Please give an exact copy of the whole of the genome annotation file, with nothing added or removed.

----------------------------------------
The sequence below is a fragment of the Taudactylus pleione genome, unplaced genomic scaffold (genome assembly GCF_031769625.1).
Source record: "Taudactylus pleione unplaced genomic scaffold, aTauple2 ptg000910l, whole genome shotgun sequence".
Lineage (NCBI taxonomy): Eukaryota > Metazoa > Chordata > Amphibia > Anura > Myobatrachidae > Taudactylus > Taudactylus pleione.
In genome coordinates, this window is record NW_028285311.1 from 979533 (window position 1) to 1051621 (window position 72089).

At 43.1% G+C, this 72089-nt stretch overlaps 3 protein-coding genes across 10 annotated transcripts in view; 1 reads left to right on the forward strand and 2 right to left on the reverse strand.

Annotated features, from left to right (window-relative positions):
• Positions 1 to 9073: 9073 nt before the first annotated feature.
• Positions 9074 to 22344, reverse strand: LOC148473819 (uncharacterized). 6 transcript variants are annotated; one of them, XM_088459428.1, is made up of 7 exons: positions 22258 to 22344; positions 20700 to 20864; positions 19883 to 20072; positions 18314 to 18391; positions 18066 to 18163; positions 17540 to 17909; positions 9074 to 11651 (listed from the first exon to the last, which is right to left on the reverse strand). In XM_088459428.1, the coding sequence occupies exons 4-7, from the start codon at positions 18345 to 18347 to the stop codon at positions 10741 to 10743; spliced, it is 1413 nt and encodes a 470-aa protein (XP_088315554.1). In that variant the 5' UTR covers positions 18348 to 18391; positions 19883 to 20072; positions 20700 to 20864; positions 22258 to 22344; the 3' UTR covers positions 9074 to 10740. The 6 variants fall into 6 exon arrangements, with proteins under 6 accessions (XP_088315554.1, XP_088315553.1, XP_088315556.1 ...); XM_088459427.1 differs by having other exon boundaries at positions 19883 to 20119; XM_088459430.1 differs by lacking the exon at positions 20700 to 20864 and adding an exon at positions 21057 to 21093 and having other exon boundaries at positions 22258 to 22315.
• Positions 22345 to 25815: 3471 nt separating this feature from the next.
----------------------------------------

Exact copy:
The sequence below is a fragment of the Taudactylus pleione genome, unplaced genomic scaffold (genome assembly GCF_031769625.1).
Source record: "Taudactylus pleione unplaced genomic scaffold, aTauple2 ptg000910l, whole genome shotgun sequence".
Lineage (NCBI taxonomy): Eukaryota > Metazoa > Chordata > Amphibia > Anura > Myobatrachidae > Taudactylus > Taudactylus pleione.
In genome coordinates, this window is record NW_028285311.1 from 979533 (window position 1) to 1051621 (window position 72089).

At 43.1% G+C, this 72089-nt stretch overlaps 3 protein-coding genes across 10 annotated transcripts in view; 1 reads left to right on the forward strand and 2 right to left on the reverse strand.

Annotated features, from left to right (window-relative positions):
• Positions 1 to 9073: 9073 nt before the first annotated feature.
• Positions 9074 to 22344, reverse strand: LOC148473819 (uncharacterized). 6 transcript variants are annotated; one of them, XM_088459428.1, is made up of 7 exons: positions 22258 to 22344; positions 20700 to 20864; positions 19883 to 20072; positions 18314 to 18391; positions 18066 to 18163; positions 17540 to 17909; positions 9074 to 11651 (listed from the first exon to the last, which is right to left on the reverse strand). In XM_088459428.1, the coding sequence occupies exons 4-7, from the start codon at positions 18345 to 18347 to the stop codon at positions 10741 to 10743; spliced, it is 1413 nt and encodes a 470-aa protein (XP_088315554.1). In that variant the 5' UTR covers positions 18348 to 18391; positions 19883 to 20072; positions 20700 to 20864; positions 22258 to 22344; the 3' UTR covers positions 9074 to 10740. The 6 variants fall into 6 exon arrangements, with proteins under 6 accessions (XP_088315554.1, XP_088315553.1, XP_088315556.1 ...); XM_088459427.1 differs by having other exon boundaries at positions 19883 to 20119; XM_088459430.1 differs by lacking the exon at positions 20700 to 20864 and adding an exon at positions 21057 to 21093 and having other exon boundaries at positions 22258 to 22315.
• Positions 22345 to 25815: 3471 nt separating this feature from the next.